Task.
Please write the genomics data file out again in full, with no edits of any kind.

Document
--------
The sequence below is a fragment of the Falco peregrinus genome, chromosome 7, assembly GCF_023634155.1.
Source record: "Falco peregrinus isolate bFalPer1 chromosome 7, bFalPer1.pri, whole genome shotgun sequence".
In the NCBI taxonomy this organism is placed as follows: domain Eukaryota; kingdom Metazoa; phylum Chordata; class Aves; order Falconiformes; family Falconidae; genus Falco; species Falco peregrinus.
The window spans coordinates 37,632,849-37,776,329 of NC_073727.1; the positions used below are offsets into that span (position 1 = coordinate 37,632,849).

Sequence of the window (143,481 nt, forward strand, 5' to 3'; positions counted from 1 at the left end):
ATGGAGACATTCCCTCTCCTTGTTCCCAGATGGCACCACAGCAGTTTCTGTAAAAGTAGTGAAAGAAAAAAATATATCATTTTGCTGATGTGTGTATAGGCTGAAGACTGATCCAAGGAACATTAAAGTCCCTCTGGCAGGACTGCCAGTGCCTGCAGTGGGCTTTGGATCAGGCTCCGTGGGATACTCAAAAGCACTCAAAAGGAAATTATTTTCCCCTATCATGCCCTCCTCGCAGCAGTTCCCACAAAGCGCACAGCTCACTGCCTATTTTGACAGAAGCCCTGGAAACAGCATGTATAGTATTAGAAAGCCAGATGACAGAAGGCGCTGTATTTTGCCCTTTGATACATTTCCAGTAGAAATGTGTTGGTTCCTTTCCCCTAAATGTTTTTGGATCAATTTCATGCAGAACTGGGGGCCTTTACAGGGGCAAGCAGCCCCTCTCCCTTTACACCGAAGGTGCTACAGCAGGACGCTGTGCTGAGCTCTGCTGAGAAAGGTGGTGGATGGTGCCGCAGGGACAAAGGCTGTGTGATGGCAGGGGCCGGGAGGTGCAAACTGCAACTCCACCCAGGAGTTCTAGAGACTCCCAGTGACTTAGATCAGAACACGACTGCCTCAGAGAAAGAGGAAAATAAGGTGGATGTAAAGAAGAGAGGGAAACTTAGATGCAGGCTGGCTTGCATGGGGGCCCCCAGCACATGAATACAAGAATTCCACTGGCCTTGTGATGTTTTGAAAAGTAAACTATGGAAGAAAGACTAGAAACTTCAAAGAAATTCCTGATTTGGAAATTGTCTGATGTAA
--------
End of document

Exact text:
The sequence below is a fragment of the Falco peregrinus genome, chromosome 7, assembly GCF_023634155.1.
Source record: "Falco peregrinus isolate bFalPer1 chromosome 7, bFalPer1.pri, whole genome shotgun sequence".
In the NCBI taxonomy this organism is placed as follows: domain Eukaryota; kingdom Metazoa; phylum Chordata; class Aves; order Falconiformes; family Falconidae; genus Falco; species Falco peregrinus.
The window spans coordinates 37,632,849-37,776,329 of NC_073727.1; the positions used below are offsets into that span (position 1 = coordinate 37,632,849).

Sequence of the window (143,481 nt, forward strand, 5' to 3'; positions counted from 1 at the left end):
ATGGAGACATTCCCTCTCCTTGTTCCCAGATGGCACCACAGCAGTTTCTGTAAAAGTAGTGAAAGAAAAAAATATATCATTTTGCTGATGTGTGTATAGGCTGAAGACTGATCCAAGGAACATTAAAGTCCCTCTGGCAGGACTGCCAGTGCCTGCAGTGGGCTTTGGATCAGGCTCCGTGGGATACTCAAAAGCACTCAAAAGGAAATTATTTTCCCCTATCATGCCCTCCTCGCAGCAGTTCCCACAAAGCGCACAGCTCACTGCCTATTTTGACAGAAGCCCTGGAAACAGCATGTATAGTATTAGAAAGCCAGATGACAGAAGGCGCTGTATTTTGCCCTTTGATACATTTCCAGTAGAAATGTGTTGGTTCCTTTCCCCTAAATGTTTTTGGATCAATTTCATGCAGAACTGGGGGCCTTTACAGGGGCAAGCAGCCCCTCTCCCTTTACACCGAAGGTGCTACAGCAGGACGCTGTGCTGAGCTCTGCTGAGAAAGGTGGTGGATGGTGCCGCAGGGACAAAGGCTGTGTGATGGCAGGGGCCGGGAGGTGCAAACTGCAACTCCACCCAGGAGTTCTAGAGACTCCCAGTGACTTAGATCAGAACACGACTGCCTCAGAGAAAGAGGAAAATAAGGTGGATGTAAAGAAGAGAGGGAAACTTAGATGCAGGCTGGCTTGCATGGGGGCCCCCAGCACATGAATACAAGAATTCCACTGGCCTTGTGATGTTTTGAAAAGTAAACTATGGAAGAAAGACTAGAAACTTCAAAGAAATTCCTGATTTGGAAATTGTCTGATGTAA